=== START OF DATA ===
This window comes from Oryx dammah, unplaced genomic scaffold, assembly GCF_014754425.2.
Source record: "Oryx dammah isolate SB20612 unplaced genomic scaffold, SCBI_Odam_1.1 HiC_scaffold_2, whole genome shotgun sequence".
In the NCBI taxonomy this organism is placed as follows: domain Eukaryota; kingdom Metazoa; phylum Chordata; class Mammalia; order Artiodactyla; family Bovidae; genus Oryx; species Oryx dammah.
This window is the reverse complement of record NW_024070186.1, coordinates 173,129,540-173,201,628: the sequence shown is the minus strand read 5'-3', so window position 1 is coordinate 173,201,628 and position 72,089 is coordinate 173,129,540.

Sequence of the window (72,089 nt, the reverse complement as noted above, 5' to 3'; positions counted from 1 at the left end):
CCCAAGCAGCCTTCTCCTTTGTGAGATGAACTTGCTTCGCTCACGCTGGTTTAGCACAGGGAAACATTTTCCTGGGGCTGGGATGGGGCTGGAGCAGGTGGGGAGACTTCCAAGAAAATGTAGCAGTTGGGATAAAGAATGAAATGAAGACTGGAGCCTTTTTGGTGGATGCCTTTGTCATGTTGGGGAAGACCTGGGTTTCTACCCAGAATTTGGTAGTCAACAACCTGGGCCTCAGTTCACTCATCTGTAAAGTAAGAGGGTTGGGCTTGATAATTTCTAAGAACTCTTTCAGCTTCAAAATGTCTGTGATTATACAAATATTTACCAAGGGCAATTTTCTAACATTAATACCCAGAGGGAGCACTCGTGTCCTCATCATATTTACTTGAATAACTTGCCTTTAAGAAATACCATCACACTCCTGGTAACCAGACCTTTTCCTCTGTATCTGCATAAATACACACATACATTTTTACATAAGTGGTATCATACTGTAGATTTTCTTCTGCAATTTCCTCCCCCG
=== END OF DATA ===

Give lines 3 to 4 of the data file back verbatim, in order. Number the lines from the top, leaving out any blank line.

In the NCBI taxonomy this organism is placed as follows: domain Eukaryota; kingdom Metazoa; phylum Chordata; class Mammalia; order Artiodactyla; family Bovidae; genus Oryx; species Oryx dammah.
This window is the reverse complement of record NW_024070186.1, coordinates 173,129,540-173,201,628: the sequence shown is the minus strand read 5'-3', so window position 1 is coordinate 173,201,628 and position 72,089 is coordinate 173,129,540.